Night Film by Marisha Pessl (A)
I don’t recall who recommended this book but I’m grateful to them, because it was definitely one of my top faves this year. Another “mystery story”, this time about the seeming suicide of Ashley Cordova, the daughter of a mysterious and enigmatic underground horror filmmaker, Stanislas Cordova (formerly prolific, now a total recluse). Bootlegs of Cordova’s works are traded and watched on a cinematic black market for people who seek out the most extreme and disturbing of experiences. Never appearing but totally omnipresent, the spectre of Cordova hangs over the book like an ominous cloud – a great counterpoint to the not-always-all-that-brilliant-or-competent Scott McGrath, the disgraced writer (disgraced after an article on Cordova nearly destroyed his career) and would-be detective who takes it upon himself to “solve” the case of Ashley’s death. I was so totally won over by Marisha Pessl’s complex story structure and engaging prose that I immediately sought out her previous novel, Special Topics In Calamity Physics, a winner on title alone. It’s high on my 2016 reading list.
Transferral by Kate Blair
Full disclosure: Kate is another friend on the list. I’ve known for years that she was a talented writer with a lot of determination and a hell of an impressive work ethic, so I was incredibly happy and proud of her this year when she published her debut novel. Transferral is a YA novel about an alternate-reality London in which the government has figured out how to transfer diseases from one person to another, and uses this as a way to punish criminals and keep the rest of the population healthy. When a prominent politician’s sixteen year old daughter gets tangled up in the case of a man who may have been the unfair victim of these policies, she decides to dig deeper and begins to question her father’s tough-on-crime policies as well as her own belief that the transferral program is good and just. Transferral was a fun, quick read that I will absolutely be buying for the young readers on my future Christmas and birthday lists.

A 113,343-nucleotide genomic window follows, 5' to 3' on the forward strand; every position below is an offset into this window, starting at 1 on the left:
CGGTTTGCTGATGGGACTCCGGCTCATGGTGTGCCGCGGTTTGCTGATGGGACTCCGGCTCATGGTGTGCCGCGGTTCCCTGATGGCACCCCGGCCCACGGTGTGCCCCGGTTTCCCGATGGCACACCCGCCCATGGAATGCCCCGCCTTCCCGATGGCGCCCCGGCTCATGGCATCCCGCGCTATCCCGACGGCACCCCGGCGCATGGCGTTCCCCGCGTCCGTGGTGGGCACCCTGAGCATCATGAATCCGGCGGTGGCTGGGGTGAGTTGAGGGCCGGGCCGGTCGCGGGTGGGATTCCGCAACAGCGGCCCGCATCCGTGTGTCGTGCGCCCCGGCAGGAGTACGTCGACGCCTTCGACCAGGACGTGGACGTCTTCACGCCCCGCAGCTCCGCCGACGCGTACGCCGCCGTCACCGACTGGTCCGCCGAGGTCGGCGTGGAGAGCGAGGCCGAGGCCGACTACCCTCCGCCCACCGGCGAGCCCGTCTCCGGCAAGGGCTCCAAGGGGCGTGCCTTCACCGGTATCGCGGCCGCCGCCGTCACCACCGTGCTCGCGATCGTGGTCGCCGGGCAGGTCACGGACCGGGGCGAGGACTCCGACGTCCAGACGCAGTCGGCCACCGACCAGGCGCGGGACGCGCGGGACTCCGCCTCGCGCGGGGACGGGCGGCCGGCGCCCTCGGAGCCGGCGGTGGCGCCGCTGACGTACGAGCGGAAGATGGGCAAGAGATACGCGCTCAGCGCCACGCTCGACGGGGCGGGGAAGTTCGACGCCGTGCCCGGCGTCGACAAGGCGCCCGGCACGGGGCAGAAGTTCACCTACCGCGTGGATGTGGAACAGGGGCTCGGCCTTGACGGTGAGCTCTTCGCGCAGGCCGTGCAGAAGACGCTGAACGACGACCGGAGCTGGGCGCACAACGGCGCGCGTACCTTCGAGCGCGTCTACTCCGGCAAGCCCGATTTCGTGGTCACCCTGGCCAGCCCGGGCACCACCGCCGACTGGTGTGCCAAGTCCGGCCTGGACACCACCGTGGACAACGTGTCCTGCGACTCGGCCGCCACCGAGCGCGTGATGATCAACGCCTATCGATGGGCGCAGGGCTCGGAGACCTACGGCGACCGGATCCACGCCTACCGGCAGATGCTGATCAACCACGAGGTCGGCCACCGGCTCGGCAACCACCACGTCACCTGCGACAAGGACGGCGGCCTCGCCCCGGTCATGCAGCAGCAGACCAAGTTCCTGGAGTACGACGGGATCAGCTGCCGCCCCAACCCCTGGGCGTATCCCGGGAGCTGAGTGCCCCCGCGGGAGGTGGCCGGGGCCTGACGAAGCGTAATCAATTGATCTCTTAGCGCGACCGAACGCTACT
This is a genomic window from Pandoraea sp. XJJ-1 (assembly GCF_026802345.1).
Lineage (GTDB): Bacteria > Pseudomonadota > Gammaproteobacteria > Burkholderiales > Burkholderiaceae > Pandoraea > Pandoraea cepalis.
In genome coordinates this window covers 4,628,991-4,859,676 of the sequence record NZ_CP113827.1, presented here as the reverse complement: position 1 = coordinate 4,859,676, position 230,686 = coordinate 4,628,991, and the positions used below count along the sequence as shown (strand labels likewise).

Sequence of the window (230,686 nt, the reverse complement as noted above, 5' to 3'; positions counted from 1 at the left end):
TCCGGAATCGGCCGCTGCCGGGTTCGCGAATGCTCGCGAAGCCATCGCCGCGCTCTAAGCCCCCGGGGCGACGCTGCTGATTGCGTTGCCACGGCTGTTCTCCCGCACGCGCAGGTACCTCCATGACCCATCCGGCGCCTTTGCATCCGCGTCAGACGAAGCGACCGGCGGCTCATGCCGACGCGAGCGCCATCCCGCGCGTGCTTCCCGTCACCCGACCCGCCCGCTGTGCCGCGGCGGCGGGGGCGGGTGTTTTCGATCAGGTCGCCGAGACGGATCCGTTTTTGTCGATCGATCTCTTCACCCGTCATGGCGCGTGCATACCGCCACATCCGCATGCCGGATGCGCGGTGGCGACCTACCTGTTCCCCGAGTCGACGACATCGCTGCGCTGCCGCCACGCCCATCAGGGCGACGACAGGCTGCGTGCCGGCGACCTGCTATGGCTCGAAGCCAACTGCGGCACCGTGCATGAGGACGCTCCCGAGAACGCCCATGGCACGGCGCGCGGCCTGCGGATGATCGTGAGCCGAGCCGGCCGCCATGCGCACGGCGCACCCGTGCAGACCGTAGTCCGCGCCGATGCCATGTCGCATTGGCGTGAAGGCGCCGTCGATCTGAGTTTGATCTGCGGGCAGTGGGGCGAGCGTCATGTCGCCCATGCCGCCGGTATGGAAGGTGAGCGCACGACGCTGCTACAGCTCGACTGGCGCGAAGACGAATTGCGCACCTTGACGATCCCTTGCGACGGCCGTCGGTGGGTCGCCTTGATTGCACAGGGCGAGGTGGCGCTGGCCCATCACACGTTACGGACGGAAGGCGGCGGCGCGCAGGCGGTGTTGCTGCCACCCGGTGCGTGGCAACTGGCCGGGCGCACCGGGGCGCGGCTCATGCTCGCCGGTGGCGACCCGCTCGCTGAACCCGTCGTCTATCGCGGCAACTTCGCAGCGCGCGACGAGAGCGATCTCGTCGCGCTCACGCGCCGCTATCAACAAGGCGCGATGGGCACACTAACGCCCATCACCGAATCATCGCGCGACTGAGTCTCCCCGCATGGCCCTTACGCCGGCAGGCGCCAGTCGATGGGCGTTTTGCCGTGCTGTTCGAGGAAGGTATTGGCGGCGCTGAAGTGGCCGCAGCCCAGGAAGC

The Troop by Nick Cutter (A)
I’m a fan of Craig Davidson, the Canadian author whose novel Rust and Bone was adapted to the 2012 Cannes hit & award winning film by the same name (I really disliked the film but that’s no fault of Mr Davidson’s). I’m currently reading Cataract City and really loving it too. I discovered this past year that Davidson has a horror alter-ego, Nick Cutter, and hoooooooly shit is he ever good at writing horror. I don’t read much horror but reading (or rather, listening to) The Troop was a very intense, visceral experience. I often only-semi-jokingly refer to it as an exercise in trying not to dry heave every five minutes. This book is about a scout troop camping on an isolated island off Canada’s east coast, who encounter a sick stranger whose “infection” the boys must now contend with. The prose – the descriptions of what exactly the disease is, and what it does to the human body – is so incredibly disgusting (in the best possible way, as I’m sure you understand), I was genuinely taken aback, and had to take frequent breaks while listening. I like to put on an audio book while I’m cooking sometimes. Not this one!! Cutter/Davidson did a phenomenal job of capturing the characters of the young scouts, too. It can be hard to get kids right, but he nails it, which makes it all the more upsetting when they start getting infected by the mysterious bug. Highly recommended, but only if you’ve got a very strong stomach.